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== Ravi Dwivedi's personal website ==
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Reasons not to use proprietary videoconferencing services

Last updated: Wednesday 10 November 2021

Zoom, Google Meet, Skype, Microsoft Teams are nonfree software which means that users don’t control them. These software are malware and I list some of the ways in which they mistreat you:


An educational institute should not force Zoom/Google Meet/Microsoft Teams/Skype or any other nonfree software on their students and teachers because it attacks their liberty, privacy and security, as discussed above.

You can use freedom-respecting alternatives like Jitsi Meet and BigBlueButton. These software give users the freedom to run, study, modify, share the software, and also users can install the software in servers controlled by them, taking full control over their communications. Self-hosting can increase costs financially but the attitude that everything must be free-of-cost is very dangerous as it ignores long-term consequences of these choices. Nothing is free, you might use some proprietary videoconferencing services at a cheaper rate, but in exchange you are giving away your liberty and privacy. Worse thing is, you are inviting other people to give away their privacy and liberty as well to talk to you/attend classes.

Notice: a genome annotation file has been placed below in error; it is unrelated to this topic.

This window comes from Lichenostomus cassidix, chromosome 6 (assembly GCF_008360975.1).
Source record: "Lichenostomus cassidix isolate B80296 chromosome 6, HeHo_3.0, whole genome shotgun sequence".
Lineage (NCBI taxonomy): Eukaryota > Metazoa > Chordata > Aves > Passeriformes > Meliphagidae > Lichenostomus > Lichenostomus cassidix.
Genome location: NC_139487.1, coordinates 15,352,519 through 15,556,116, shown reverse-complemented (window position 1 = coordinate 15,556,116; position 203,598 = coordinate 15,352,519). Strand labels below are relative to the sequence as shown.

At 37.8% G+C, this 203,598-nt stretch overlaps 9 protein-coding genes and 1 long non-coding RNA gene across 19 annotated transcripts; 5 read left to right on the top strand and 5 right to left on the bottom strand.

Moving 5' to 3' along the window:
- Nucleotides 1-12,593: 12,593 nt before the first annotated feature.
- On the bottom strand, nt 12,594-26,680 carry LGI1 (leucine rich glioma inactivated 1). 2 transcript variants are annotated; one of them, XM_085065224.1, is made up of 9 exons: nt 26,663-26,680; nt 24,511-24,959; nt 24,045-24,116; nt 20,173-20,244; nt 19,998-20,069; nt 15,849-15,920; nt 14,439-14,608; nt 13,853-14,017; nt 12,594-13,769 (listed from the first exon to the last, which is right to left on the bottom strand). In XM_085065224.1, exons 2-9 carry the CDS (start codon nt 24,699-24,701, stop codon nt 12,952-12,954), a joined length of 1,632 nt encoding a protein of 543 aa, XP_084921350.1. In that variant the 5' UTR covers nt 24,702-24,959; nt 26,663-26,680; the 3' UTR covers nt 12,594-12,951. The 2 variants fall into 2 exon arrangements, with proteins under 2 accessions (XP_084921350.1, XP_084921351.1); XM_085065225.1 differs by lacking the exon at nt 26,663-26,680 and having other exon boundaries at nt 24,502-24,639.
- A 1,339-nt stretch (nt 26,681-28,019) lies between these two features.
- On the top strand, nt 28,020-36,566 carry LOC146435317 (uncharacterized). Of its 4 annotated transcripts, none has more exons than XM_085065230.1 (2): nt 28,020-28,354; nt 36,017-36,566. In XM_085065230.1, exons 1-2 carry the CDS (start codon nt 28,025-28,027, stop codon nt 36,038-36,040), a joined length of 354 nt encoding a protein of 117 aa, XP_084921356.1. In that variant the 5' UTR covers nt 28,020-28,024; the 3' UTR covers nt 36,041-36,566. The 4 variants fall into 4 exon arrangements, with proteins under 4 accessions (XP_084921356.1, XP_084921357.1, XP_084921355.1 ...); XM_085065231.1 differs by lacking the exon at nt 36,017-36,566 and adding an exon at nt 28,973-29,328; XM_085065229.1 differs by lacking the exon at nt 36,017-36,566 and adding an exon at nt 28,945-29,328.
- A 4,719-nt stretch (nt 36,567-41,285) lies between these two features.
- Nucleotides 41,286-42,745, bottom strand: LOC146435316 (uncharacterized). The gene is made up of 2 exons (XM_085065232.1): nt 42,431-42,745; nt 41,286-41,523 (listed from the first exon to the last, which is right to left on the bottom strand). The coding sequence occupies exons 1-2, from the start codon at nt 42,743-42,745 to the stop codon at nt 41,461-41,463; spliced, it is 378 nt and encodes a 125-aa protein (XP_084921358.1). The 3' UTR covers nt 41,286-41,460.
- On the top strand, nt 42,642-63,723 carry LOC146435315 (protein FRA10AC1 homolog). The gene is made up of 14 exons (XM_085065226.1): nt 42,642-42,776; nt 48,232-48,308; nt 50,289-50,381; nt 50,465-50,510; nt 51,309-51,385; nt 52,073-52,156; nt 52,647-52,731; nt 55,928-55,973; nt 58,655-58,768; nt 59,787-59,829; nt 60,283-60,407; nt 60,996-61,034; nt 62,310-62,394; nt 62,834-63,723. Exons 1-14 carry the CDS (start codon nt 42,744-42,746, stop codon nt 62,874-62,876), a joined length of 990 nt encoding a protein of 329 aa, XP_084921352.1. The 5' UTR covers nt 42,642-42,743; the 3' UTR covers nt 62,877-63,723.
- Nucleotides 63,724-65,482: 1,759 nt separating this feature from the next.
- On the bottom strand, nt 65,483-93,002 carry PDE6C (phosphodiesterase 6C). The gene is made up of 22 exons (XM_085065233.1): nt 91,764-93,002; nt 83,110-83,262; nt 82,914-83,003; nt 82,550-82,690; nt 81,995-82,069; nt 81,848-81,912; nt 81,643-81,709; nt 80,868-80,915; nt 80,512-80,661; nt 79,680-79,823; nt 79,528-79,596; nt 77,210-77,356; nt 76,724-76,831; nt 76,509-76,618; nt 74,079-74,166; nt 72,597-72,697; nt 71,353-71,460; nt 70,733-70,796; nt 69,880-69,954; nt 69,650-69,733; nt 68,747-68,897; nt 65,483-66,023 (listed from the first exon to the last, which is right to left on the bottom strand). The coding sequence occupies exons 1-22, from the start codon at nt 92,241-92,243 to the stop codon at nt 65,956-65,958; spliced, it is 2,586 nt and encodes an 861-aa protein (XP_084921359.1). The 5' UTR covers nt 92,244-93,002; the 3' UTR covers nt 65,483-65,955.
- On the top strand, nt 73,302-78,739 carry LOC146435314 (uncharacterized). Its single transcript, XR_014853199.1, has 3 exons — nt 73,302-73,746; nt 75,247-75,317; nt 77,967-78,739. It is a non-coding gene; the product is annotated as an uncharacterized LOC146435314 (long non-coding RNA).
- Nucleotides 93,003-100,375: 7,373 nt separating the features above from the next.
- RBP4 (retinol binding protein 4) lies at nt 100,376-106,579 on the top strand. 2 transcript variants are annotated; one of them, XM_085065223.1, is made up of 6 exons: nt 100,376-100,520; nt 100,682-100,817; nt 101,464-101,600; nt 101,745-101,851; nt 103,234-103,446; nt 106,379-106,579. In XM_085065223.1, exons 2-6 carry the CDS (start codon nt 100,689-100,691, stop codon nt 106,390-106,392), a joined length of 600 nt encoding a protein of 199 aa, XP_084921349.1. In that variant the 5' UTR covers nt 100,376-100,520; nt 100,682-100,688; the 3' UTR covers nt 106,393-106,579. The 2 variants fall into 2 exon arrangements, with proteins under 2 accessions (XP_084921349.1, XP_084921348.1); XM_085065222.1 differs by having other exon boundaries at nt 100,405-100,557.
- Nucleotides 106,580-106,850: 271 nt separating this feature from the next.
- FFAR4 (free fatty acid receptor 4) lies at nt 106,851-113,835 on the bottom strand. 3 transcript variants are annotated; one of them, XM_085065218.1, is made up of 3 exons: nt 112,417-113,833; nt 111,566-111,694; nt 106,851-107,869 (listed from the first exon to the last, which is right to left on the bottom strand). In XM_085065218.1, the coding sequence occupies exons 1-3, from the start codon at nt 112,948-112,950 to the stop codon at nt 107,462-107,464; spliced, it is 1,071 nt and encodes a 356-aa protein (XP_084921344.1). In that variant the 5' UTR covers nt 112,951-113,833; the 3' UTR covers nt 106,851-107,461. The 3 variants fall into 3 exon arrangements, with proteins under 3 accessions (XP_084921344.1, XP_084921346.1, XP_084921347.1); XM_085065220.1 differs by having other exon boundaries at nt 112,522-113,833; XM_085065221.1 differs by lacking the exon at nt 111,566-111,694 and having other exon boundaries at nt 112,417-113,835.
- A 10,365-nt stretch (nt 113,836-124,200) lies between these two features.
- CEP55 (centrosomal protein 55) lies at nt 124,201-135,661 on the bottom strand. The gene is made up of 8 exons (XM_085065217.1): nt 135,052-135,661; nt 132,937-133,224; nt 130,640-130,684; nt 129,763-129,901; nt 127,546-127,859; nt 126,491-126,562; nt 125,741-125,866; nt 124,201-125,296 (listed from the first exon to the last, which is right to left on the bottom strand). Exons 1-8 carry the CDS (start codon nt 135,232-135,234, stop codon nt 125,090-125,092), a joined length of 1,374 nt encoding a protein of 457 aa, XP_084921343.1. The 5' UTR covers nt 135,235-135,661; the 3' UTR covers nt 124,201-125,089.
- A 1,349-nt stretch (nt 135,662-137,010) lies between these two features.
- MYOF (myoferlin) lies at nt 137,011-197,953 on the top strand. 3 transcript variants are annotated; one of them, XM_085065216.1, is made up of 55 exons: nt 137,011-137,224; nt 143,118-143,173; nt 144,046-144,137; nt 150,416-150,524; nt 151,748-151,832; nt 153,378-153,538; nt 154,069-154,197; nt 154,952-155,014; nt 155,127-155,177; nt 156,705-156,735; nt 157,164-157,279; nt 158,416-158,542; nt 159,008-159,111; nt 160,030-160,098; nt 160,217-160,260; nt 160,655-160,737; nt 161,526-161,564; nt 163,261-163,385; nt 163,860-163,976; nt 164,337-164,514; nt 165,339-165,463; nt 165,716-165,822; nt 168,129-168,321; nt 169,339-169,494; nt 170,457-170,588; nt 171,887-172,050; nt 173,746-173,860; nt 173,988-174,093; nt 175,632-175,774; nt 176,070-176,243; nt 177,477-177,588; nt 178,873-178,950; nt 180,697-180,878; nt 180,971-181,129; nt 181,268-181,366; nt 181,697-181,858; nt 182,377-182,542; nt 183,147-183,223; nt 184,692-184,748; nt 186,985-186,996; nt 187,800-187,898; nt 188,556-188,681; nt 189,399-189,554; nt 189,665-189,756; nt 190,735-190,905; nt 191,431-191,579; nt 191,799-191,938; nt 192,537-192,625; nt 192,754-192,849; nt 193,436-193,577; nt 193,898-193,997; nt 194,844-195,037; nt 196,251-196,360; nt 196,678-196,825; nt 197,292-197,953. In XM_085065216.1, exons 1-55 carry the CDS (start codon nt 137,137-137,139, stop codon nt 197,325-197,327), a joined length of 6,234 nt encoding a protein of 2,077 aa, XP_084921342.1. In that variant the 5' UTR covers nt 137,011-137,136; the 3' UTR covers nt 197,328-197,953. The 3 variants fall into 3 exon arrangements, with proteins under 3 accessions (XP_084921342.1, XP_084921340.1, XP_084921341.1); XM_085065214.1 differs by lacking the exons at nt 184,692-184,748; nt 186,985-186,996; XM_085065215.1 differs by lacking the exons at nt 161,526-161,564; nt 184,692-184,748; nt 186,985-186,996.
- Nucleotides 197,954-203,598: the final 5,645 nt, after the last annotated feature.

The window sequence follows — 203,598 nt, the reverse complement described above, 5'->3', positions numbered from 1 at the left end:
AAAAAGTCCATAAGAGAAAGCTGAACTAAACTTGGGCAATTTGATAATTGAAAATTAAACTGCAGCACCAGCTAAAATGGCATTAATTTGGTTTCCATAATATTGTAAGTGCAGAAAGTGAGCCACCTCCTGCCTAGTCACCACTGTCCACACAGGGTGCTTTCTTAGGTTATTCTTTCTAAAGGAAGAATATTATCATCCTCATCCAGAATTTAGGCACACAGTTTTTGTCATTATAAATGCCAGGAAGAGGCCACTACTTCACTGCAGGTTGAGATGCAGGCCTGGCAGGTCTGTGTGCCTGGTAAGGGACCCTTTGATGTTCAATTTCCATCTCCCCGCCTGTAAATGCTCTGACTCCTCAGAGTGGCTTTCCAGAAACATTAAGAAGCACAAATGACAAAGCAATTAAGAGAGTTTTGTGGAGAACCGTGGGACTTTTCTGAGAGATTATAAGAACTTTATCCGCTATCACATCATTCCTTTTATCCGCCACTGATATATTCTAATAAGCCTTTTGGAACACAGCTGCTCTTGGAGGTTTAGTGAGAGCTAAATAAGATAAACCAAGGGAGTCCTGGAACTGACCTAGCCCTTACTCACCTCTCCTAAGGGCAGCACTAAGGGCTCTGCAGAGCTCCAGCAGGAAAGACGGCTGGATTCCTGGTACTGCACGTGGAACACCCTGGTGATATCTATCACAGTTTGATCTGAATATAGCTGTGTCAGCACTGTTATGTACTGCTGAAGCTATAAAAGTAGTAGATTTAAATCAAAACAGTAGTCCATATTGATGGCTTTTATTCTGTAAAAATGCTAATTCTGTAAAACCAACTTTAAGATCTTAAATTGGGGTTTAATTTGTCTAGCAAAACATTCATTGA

Further, teachers expect students to have camera-on and see their faces during the lectures. When the self-hosted server can’t handle this much load, they switch back to proprietary software. Do we really have to replicate the model of offline-mode education in online classes? Is it required for everyone to turn on their camera? Is it possible that lectures be pre-recorded and live-streamed at the time of the class and students can interact using Etherpad or Matrix?

The Department of Scientific Computing, Modeling & Simulation, Savitribai Phule Pune University Pune, India uses only free software for teaching. In particular, they use BigBlueButton for videoconferencing. If such a small department can use exclusively free software for teaching, then others can do it too.

FSCI runs a privacy-respecting Jitsi service. Feel free to use meet.fsci.in for your daily online meeting needs. You just need to go to the link meet.fsci.in and create a room name and share the link with the people you would like to meet with. They only need to visit the meeting link from a web browser to join the meeting. If you would like to support meet.fsci.in financially, check out this page.

If you would like to join me in promoting software freedom in education, please join the group:

XMPP address: fs-edu@groups.poddery.com

Matrix address: #fs-edu:poddery.com.